Weckman recently noted ‘the grow’ in this paper as an illegal planting. Just like thieves steal walnuts and watermelons, they also steal mature crops of marijuana. That’s why the plantings and million dollar harvests are guarded with gunmen.

by Lou Binninger

If you ever considered attending a Sutter County Supervisor meeting the Tuesday September 26 gathering at 3pm might be interesting. The Health and Welfare Committee, Supervisors Sullenger and Flores, met last week to discuss raising supervisor pay 61.7% along with travel compensation. The concern of citizens was that the change might be voted-in with the consent agenda on September 26 like the 35% retirement increase was in 2004. As this edition went to print the word was that the item may be pulled from the agenda.

The board will also discuss a new camping ordinance addressing the lawless homeless population. “Sutter County is faced with a growing dynamic of persons who are homeless occupying, camping on, and utilizing public and private spaces for their residence,” according to County Counsel Jean Jordan. Along with illegal camping homeless crime is rampant in both counties.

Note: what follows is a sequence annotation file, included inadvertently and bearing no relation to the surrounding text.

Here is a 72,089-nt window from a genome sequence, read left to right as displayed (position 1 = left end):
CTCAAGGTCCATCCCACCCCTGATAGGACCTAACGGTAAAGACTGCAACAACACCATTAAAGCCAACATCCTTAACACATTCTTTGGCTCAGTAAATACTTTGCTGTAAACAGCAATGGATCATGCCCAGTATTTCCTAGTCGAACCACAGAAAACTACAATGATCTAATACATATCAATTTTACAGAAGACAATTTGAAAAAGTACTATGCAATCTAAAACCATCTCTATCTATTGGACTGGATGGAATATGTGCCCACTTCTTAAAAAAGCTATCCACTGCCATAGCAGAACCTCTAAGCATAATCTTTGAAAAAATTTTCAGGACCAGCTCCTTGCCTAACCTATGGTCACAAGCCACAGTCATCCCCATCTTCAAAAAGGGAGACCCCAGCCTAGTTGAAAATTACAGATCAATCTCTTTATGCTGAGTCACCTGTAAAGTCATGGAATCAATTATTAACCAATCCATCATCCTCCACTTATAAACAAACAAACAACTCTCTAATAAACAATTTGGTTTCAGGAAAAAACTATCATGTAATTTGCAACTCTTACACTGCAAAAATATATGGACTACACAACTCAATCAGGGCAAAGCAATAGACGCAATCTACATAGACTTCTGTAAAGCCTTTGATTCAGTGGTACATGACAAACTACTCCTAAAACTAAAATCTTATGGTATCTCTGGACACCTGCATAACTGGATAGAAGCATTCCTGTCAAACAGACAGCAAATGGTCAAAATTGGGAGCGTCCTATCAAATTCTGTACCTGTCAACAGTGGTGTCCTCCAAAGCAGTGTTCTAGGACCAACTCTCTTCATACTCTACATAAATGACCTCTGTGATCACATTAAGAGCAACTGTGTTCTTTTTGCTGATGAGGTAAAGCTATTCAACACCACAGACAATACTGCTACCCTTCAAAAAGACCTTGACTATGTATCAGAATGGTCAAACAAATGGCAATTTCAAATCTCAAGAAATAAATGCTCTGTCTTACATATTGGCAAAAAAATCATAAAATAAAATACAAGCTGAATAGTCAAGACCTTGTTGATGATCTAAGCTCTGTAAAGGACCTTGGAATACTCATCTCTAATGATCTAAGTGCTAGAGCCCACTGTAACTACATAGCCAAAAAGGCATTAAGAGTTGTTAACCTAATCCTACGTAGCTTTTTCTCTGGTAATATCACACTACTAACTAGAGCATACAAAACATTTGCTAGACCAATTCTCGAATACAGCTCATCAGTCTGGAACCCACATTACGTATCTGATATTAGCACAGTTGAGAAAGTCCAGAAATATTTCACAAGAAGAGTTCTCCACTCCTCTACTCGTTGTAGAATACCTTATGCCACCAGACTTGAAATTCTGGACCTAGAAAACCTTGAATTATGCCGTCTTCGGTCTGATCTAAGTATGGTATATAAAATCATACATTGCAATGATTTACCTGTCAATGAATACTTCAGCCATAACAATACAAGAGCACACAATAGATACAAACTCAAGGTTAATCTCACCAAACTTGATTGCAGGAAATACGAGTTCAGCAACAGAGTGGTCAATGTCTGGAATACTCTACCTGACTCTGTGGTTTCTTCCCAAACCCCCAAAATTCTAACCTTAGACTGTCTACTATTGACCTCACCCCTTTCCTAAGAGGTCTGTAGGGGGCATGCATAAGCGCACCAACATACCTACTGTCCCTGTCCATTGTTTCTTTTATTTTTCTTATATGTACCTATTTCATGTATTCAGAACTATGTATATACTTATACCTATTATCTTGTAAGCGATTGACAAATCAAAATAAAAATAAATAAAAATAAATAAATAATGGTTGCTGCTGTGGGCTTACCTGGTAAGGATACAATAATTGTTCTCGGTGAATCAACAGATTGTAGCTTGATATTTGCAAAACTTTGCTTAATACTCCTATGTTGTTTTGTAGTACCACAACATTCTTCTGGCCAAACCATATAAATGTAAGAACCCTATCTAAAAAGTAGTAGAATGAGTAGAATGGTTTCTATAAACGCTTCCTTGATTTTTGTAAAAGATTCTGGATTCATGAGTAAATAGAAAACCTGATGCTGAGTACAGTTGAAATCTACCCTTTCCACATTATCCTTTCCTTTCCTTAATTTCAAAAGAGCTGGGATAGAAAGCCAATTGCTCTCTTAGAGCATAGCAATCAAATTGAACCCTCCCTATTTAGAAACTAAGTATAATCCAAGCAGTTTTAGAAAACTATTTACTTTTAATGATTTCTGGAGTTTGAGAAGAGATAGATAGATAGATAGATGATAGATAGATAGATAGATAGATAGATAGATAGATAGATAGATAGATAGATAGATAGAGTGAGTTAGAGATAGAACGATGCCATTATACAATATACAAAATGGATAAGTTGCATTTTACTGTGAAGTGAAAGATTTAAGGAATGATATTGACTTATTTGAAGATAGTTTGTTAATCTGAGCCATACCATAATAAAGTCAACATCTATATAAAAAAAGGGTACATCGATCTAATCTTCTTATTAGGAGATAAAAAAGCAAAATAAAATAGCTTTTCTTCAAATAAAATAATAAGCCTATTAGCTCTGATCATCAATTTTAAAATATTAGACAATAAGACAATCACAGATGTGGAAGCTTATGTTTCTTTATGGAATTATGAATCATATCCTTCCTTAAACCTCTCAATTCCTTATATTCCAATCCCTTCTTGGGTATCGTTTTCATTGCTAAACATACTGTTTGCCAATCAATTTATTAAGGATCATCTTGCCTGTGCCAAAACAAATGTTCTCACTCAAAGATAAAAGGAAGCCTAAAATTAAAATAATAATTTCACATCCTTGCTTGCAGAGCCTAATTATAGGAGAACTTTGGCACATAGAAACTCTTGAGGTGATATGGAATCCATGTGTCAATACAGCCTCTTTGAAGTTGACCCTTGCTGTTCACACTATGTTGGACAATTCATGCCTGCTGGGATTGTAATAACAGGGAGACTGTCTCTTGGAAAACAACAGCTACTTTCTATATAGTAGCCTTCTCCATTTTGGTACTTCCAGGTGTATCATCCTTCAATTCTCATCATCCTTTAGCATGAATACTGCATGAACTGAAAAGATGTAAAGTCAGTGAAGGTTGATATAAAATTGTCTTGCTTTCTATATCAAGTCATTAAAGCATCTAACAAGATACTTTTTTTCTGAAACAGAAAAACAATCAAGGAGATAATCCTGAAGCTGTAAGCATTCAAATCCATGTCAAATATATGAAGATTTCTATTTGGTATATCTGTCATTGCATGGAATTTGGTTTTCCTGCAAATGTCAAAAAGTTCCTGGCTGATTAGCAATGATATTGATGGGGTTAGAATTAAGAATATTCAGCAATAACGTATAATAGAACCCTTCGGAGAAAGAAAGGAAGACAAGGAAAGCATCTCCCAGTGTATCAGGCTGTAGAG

The amended ordinance prohibits squatting on properties Jordan describes above which is occurring now with no enforcement. More than one law enforcement official has stated that “we cannot arrest our way out of this problem.” This is a “straw man” argument since we have been arresting people for domestic and gang violence, drug dealing and sex with children throughout history and there is still plenty of deviant behavior in the community. Should we stop arresting those perpetrators as well?

It’s also been said that County Administrator Scott Mitnick instructed law enforcement to stop arresting homeless people trespassing on private and public property. Maybe we should begin paying the perpetrators to obey the law like the City of Sacramento is paying violent gang members to not kill?

We essentially have been paying street people and others through one of 127 various ‘anti-poverty’ hand-outs since the 1960s. The conclusion of the Sutter Co Board and Welfare Service professionals is that we haven’t been paying them enough. However, have any of these ‘leaders’ personally worked with a homeless person to see them converted to getting off the dole, taking care of themselves and serving others?

The government has a habit of experimenting with funds extracted from the citizens.

The new ordinance authorizes the development of a permitted homeless camp along Second Street, Yuba City, next to the Sutter County Airport, the Sheriff’s Training Center and Shooting Range, the Posse Arena, Twin Cities Road and Gun Range and the Little League ball fields. This is the same airport where Sutter County has been out of compliance with Federal Aviation Administration rules for decades and recently decided to obey the law.